Glad we can help. Like I said in my last post, I think the best approach is to start creating a class which encapsulates the data you want to keep together. In your code you clearly have 3 values you want to associate together as one 'thing:'
1) A player name
2) Some value which you get like this oreLookup(bc.playerName, oreid, world, since)
3) Some value which you get like this stoneLookup(bc.playerName, world, since)

Instead of using a String array to hold those three related values, how about a class which holds them. If we were to define a class, maybe do something like this:

Class Name: "PlayerResources"
Fields:
String player name
int ore
int stone
Constructors:
PlayerResources(String name): Build a new PlayerResources for a player with the given name and no resources
PlayerResources(String name, int ore, int stone): Build a new PlayerResources for a player with the given name, amount of ore, and stone
Methods:
String toString(): Take the current fields and translate them into a String which makes sense to print out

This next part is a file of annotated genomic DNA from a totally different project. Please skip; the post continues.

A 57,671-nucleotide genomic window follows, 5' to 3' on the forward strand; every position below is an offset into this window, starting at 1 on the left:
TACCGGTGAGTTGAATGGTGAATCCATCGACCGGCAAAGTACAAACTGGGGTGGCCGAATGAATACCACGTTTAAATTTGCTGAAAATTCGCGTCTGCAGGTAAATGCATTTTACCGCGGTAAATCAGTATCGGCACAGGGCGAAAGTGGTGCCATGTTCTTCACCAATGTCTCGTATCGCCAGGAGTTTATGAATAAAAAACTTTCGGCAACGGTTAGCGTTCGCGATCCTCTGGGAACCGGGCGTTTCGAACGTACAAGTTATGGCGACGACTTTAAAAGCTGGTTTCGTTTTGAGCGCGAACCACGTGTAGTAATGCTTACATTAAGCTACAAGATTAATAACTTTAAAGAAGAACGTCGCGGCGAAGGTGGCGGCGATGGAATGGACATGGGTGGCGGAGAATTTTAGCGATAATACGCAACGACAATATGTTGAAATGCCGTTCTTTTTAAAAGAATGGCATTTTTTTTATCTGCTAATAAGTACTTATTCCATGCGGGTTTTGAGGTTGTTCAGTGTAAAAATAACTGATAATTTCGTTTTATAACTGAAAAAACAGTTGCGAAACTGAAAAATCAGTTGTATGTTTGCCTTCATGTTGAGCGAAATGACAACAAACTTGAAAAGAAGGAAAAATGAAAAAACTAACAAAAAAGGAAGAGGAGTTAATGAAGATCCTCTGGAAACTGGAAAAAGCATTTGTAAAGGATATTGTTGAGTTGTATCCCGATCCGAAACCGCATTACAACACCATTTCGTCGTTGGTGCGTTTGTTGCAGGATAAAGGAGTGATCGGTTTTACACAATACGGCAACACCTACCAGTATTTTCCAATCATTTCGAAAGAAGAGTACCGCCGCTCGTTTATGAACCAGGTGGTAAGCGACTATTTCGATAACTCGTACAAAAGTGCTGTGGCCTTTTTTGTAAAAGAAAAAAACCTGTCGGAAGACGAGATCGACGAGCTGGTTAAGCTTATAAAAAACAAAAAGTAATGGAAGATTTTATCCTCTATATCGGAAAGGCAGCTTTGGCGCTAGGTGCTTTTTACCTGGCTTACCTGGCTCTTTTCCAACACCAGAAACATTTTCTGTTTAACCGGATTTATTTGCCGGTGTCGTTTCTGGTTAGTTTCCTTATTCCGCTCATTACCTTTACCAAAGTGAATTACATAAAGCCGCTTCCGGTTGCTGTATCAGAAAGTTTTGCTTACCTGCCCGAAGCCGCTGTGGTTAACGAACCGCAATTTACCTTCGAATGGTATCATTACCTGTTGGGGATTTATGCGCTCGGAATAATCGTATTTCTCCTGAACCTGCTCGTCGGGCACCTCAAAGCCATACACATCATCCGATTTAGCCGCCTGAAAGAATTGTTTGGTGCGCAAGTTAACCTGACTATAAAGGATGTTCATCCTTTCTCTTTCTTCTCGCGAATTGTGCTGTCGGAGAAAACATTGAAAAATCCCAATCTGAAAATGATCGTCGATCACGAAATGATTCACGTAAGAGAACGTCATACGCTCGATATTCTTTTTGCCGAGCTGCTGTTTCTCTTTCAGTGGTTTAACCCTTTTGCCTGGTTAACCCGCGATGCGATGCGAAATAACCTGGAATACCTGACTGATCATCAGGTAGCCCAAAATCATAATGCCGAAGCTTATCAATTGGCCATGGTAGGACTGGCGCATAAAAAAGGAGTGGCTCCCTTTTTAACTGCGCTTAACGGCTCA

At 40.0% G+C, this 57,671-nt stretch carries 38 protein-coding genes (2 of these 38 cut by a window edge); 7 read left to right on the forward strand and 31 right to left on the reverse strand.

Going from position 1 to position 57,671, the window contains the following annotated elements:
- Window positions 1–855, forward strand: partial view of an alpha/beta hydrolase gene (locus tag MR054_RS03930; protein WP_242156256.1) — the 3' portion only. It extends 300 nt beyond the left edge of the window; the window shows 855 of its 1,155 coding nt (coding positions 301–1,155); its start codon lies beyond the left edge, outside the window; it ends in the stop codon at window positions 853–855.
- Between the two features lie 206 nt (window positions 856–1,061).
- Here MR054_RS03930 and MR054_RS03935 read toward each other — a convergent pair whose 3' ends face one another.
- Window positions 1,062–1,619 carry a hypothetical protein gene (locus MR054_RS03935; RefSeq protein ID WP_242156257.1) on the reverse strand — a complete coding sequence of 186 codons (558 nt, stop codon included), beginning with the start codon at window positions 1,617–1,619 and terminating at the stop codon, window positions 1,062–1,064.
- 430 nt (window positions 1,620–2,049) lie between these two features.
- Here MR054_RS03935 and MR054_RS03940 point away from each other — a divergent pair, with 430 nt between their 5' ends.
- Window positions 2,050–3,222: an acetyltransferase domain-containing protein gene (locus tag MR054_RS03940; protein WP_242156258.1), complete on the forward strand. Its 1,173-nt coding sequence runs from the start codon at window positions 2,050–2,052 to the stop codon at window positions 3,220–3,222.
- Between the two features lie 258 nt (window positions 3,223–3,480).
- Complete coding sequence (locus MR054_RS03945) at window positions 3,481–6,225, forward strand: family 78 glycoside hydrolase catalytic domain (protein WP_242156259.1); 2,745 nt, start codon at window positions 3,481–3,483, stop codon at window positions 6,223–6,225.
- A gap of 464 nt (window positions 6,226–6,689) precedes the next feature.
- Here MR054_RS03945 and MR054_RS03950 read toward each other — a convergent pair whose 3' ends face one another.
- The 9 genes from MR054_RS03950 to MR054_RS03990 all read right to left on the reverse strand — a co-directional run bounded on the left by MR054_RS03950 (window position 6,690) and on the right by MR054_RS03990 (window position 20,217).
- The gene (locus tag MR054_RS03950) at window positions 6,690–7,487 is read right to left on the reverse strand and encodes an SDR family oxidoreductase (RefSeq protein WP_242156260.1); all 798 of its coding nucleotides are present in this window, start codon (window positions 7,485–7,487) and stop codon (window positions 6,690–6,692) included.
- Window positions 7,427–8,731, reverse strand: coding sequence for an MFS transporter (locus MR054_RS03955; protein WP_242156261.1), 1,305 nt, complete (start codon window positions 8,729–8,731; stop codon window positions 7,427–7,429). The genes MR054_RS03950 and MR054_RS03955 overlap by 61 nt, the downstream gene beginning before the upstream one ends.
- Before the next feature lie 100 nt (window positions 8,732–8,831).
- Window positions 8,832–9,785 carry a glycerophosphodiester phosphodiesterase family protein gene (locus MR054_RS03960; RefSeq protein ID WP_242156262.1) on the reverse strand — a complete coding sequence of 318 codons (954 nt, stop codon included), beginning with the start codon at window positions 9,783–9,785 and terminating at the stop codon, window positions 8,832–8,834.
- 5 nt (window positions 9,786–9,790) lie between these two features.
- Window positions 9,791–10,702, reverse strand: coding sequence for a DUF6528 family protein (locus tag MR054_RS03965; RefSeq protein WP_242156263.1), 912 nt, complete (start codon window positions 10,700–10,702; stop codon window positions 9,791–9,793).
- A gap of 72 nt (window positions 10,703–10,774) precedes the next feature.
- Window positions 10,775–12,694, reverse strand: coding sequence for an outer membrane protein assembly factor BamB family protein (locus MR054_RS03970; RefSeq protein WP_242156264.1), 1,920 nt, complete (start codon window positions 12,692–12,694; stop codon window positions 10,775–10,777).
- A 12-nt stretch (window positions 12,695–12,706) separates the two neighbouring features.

boolean equals(Object other): Check if the other Object represents the same as this
void setOre(int ore): Set the amount of ore
void setStone(int stone): Set the amount of stone
String getPlayerName(): Get the name of the player whose resources these are.
int getOre(): Get the current amount of ore this PlayerResource holds
int getStone(): Get the current amount of stone this PlayerResource holds

Now, this is a bit of work, and it might be overkill if you never expect to use these things again after creating them. But if you put the time into creating this class then you can reap some hefty benefits later on. This lets you be more descriptive about what you are getting (instead of nameOreStoneString[0] where you pretty much have to know that the 0th index is the name, you could do myPlayerResources.getPlayerName() and know exactly what you are getting (and more importantly, someone else who reads the code would not, and you will know 6 months from now). It also lets you treat the data as their natural types: the name as a String, the ore and stone as integers, rather than forcing them all into a single data type like String.
 
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subject: List of String Arrays